500 grams from DD breasts. Will that be enough to alleviate the pain?

I am scheduled to have a breast reduction, and there will be 500 g at least taken out. I have very dense breast tissue, and I am pretty tall at 6'3". I struggle with severe shoulder/ upper trap pain. will a 500 g reduction be enough to alleviate the pain from DD breasts? Will that much of a reduction make me really small, or just slightly smaller than what I am? I don't care about being too small, my main fear is that I won't have enough taken out to relieve the symptoms. Thank you!

Doctor Answers 7

500 grams breast reduction

A 500 gm reduction from each breast amounts to a 2.2 pound total weight reduction. You should be able to feel the reduction in weight almost immediately after the operation. As to whether this will be adequate to relieve your pain and your anticipated cup size is something that should be discussed with your surgeon. Your statement that you wear a DD bra is not enough information to determine what percentage change you would have from the procedure. As an example, a 500 gm reduction could be a massive change when starting from a 32 DD whereas it might be only a subtle change when starting from a 42 DD bra. Best wishes and I hope you feel much better after your surgery. 


Sacramento Plastic Surgeon
4.9 out of 5 stars 41 reviews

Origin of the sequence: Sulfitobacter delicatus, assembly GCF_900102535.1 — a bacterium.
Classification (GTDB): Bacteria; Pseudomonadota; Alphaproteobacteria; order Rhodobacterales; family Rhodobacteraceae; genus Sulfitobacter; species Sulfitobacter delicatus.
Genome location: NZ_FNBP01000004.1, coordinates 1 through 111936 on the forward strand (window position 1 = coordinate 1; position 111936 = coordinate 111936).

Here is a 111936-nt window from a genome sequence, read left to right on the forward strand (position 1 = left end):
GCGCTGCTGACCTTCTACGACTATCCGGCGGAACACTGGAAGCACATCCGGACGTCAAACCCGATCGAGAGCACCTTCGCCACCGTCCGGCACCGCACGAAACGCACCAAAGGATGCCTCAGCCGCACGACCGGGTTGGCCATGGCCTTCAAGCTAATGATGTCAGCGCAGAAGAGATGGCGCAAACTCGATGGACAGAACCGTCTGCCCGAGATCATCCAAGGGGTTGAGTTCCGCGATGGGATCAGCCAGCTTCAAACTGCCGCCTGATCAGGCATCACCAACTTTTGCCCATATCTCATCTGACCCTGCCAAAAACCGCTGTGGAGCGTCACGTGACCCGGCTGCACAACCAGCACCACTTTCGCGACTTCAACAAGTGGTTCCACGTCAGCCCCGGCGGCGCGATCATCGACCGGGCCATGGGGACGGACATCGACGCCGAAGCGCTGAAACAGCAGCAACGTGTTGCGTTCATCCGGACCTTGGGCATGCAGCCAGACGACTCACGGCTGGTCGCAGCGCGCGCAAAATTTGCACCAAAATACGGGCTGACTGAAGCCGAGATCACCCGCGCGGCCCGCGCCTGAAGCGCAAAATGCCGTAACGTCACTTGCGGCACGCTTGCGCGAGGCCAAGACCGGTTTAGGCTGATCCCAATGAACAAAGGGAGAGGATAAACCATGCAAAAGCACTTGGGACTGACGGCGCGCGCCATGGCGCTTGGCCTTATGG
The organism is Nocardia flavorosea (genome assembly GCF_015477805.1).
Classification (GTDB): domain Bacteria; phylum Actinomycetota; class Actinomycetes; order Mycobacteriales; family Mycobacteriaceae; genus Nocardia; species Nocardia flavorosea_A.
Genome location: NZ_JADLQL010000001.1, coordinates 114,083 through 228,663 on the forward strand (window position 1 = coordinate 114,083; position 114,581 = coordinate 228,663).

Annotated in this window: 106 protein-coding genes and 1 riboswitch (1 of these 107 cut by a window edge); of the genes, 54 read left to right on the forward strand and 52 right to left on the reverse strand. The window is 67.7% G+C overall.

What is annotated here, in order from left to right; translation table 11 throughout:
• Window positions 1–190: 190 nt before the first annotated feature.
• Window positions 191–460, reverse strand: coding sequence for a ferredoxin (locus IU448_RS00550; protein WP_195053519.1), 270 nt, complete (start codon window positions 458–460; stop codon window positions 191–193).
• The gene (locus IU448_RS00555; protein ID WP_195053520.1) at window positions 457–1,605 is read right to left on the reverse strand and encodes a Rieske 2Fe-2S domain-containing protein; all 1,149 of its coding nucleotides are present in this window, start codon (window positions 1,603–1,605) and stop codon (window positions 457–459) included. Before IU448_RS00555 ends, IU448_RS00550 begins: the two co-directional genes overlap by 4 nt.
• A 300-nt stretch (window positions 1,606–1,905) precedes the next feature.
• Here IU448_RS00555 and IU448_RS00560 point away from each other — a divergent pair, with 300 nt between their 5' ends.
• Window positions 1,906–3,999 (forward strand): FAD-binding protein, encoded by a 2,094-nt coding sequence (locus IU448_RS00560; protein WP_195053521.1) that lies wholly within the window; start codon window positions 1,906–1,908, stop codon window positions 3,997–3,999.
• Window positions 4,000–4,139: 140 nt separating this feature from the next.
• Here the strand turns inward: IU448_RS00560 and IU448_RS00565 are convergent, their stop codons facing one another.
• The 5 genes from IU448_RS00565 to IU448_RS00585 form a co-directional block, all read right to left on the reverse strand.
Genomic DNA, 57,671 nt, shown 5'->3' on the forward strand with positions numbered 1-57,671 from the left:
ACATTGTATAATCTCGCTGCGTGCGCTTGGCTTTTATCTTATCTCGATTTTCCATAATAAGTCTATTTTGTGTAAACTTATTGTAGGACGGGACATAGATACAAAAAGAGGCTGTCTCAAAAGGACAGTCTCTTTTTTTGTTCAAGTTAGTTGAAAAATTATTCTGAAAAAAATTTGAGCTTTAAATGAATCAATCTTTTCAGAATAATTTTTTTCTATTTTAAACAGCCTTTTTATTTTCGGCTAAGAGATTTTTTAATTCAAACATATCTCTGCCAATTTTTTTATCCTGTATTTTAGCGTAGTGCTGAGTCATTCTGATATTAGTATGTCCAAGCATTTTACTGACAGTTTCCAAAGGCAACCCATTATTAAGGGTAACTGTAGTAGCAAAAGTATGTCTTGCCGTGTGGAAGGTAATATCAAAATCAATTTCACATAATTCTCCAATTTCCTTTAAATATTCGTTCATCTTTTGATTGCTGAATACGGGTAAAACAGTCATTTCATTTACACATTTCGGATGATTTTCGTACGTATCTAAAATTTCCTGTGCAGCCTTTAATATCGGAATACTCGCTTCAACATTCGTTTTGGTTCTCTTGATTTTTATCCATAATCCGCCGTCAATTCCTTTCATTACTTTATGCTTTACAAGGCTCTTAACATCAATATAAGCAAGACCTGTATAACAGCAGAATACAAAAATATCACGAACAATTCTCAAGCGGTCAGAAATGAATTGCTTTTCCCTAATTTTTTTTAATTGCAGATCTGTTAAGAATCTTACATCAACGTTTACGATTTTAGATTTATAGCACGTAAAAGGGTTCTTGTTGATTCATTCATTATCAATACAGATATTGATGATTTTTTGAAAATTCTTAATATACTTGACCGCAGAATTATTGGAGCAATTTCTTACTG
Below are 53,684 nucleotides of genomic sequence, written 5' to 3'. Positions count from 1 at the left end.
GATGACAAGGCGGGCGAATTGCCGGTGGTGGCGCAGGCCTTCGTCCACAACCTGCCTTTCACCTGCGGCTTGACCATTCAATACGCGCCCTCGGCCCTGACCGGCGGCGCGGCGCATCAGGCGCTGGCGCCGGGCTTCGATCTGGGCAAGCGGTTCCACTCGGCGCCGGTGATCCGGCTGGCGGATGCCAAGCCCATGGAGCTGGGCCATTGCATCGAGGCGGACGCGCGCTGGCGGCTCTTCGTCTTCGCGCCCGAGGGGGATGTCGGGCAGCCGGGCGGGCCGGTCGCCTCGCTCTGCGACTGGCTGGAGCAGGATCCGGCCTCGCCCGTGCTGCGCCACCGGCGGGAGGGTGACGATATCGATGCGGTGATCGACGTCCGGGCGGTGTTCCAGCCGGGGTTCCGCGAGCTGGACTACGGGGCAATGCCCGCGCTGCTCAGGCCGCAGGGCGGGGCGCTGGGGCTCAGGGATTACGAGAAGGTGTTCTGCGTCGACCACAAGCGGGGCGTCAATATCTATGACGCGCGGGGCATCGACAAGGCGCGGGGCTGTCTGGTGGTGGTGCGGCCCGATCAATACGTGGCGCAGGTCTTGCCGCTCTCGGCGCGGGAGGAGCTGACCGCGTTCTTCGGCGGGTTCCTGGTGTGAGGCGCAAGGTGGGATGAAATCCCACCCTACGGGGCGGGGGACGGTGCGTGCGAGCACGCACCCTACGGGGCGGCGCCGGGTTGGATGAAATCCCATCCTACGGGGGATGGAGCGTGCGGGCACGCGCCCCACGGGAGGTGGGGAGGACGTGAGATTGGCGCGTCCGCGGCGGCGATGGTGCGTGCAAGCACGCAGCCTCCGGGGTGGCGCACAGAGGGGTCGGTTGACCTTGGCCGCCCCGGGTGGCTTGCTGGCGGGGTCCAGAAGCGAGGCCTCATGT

500 grams from DD breasts. Will that be enough to alleviate the pain?

In all likelihood 500cc gram reduction in each breast will give you considerable relief from your neck, back and shoulder strap pain. 

Fred Suess, MD
San Francisco Plastic Surgeon
4.4 out of 5 stars 7 reviews

Breast reductions will reduce your breasts

but cannot guarantee resolution of your symptoms and no one can tell you at what weight reduction symptoms resolve.  Most people do well with the standard reductions require by insurance companies.  But if you truly don't mind being on the smaller side, let your surgeon know you want an aggressive resection so you can maximize your chances for resolution of symptoms.  But you really have to be okay with that as it could take you down to a B+ cup.  Otherwise go for the standard reduction and hope for the best.

Curtis Wong, MD
Redding Plastic Surgeon
4.8 out of 5 stars 32 reviews

Breast Reduction

Hello,

It is impossible to answer your question with any level of accuracy or certainty. Cup sizes don't correlate with tissue removal weights or implant volumes, which shouldn't matter as this is an insurance surgery, which is medically necessary, not cosmetic.   As for your discomfort, most women find that reduction reduces or eliminates back and neck pain. Best of luck!

Gerald Minniti, MD, FACS
Beverly Hills Plastic Surgeon
4.9 out of 5 stars 79 reviews

500 grams from DD breasts. Will that be enough to alleviate the pain?